10 Steps to Founding a Publishing House

In order to compete with traditionally published books, many self-publishers choose to found their own publishing houses. Not only does this lend an air of professionalism to their writing endeavors, it serves to separate book publishing activities from personal income, providing a necessary level of legal and financial protection to self-publishers.

America’s Small Business Development Center (SBDC) represents a nationwide network of the most comprehensive small business assistance in the United States. Hosted by colleges, universities, state economic development agencies, and private partners, there are nearly 1,000 local centers nationwide. Aspiring indie publishers (and other entrepreneurs) can connect with their local SBDCs for no-cost and low-cost business consulting. While it is entirely possible to establish a publishing house on their own, indie publishers may feel more confident knowing that they have the support of their local SBDC to help guide them through the process.

10 Steps to Founding a Publishing House

Step 1: Choose a Name

This is the first, and arguably, the most important step. Not to mention the most frustrating. The name needs to be professional, fit the publisher’s brand, and not already in use. It’s important to remember that if a name has already been trademarked it cannot be used. For example, someone wishing to publish pulp fiction under the name “Pulp & Paper” may be disappointed to find the name is currently used by a paper mill.

To discover if a business name is available, search the Secretary of State’s database for your state. (In Idaho visit www.sos.idaho.gov) If the name is not already in use in your state, contact the US Trademark Office and search their database. It may take several days and some creative thinking, but having a uniquely identifiable name is worth the effort.

Step 2: Register with the Secretary of State

When registering with the Secretary of State (SOS) new business owners are required to choose a business structure. There are three principal structure to choose from:

  • Sole Proprietorship
  • Limited Liability Corporation
  • S-corporation

The cheapest and easiest option is to become a sole proprietorship. In Idaho, for a $25 fee an indie publisher can register an “Assumed Business Name” (ABN), which allows them to report business income on their personal income taxes. However, this leaves them vulnerable to any legal and financial difficulties that might arise later.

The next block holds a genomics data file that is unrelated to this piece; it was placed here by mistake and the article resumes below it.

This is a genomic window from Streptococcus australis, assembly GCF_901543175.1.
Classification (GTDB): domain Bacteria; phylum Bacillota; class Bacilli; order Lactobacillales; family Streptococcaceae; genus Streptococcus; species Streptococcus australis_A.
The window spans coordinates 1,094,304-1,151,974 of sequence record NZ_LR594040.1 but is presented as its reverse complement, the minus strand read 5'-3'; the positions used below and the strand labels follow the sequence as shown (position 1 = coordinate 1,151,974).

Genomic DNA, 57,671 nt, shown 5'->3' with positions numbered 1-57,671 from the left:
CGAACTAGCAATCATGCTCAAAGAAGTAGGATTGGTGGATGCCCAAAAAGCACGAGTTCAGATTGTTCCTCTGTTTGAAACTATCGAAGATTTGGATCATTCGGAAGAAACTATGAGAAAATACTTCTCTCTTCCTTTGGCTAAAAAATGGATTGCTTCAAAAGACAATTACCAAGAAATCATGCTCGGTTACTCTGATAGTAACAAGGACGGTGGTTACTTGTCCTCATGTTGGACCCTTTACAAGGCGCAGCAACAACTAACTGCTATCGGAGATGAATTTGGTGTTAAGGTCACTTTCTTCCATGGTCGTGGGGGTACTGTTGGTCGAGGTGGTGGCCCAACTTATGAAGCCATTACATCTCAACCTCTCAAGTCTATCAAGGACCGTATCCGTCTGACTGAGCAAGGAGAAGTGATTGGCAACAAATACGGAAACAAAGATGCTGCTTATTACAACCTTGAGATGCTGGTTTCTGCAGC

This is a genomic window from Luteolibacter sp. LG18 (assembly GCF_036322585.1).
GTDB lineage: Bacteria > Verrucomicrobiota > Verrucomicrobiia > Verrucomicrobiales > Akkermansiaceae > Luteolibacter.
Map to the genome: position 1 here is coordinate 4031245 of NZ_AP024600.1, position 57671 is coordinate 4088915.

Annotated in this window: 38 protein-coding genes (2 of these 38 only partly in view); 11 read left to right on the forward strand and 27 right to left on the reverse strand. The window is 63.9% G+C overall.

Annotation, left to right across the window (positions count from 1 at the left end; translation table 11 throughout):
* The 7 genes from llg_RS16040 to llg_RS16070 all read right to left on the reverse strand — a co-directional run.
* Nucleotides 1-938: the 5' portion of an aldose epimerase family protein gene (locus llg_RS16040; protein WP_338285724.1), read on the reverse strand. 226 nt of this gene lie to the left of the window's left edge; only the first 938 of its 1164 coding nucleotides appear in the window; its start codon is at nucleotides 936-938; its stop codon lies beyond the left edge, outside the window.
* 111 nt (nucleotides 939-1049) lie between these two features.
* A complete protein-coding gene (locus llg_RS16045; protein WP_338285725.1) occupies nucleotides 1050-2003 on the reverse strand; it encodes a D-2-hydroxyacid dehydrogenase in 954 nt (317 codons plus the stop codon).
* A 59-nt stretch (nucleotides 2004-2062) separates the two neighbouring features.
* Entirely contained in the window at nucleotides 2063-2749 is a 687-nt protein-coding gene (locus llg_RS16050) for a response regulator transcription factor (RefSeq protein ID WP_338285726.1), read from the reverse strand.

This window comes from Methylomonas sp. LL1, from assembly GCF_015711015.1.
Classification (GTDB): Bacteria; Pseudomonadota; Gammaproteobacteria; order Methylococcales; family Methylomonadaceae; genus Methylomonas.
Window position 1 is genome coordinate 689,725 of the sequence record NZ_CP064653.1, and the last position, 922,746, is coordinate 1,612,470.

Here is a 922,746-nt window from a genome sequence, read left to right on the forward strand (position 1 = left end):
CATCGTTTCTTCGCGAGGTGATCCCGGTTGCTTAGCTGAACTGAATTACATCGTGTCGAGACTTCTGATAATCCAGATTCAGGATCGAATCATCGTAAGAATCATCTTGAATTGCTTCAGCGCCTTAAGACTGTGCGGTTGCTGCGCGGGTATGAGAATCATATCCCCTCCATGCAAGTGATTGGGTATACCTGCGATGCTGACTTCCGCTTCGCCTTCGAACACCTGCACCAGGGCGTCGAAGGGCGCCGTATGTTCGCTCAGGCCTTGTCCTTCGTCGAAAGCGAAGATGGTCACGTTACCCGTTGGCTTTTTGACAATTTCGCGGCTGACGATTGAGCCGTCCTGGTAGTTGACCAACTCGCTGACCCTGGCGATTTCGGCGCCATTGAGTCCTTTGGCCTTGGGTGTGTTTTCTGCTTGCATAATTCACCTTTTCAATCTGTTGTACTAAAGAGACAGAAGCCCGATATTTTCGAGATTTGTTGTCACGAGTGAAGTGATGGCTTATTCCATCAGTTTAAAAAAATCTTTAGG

The next simplest option is to become a limited liability company (LLC). By paying the $100 fee to incorporate, an Idaho business owner’s personal income and assets are shielded from lawsuits. Taxed similarly to a sole proprietorship, an LLC keeps business income and personal income separate and requires separate bookkeeping.

An S-corporation also shields personal income and assets from lawsuits and provides greater tax advantages, but comes with an extra layer of paperwork. It is advisable to contact a certified public accountant (CPA) to determine if this option is a good fit for your company.

Step 3: Hire an Accountant

Everything will run smoother if you have a budget in place before moving forward. If you haven’t already contacted a CPA, do it now. Familiarize yourself with the IRS Schedule C, know what’s tax deductible, what counts a business expense and what doesn’t, and what items can be depreciated.

Not sure what to put in your budget? Check out this post, Budgeting for Publication

Step 4: Apply for an EIN

An Employer Identification Number (EIN) can be obtained from the IRS for free. An EIN is required to open a business checking account. This is a necessary step to ensure that business and personal expenses are not comingled.

Step 5: Open a Bank Account

Every bank has different requirements for setting up business accounts and the process will vary from bank to bank. Take time to find a bank that works best for you and your business. With a business bank account in place, it’s time to implement a system for tracking expenses. Never buy personal items with a business account and vice versa as this will cause a headache at tax time.

Those planning to monetize their websites and fulfill orders themselves will need PayPal, Stripe, and WooCommerce accounts for online transitions. All of these should be linked directly to the business checking account.

Step 6: Trademark Registration

Trademark registration ranges in price from $250 to $350. All graphics and images need to be filed with the initial application. That means logo creation needs to occur before completing the trademark registration process. Since the publishing house’s logo will grace everything from the headers on stationary, to website banners, and the spine of every book they publish, it’s important to love your logo. It’s possible to hire a graphic designer to create a logo for under $500 and those who qualify may be able to obtain logo creation through SBDC special programs at no cost. Finally, depending on the complexity of the application, it may be advisable to hire an attorney that specializes in business creation to file the trademark on your behalf.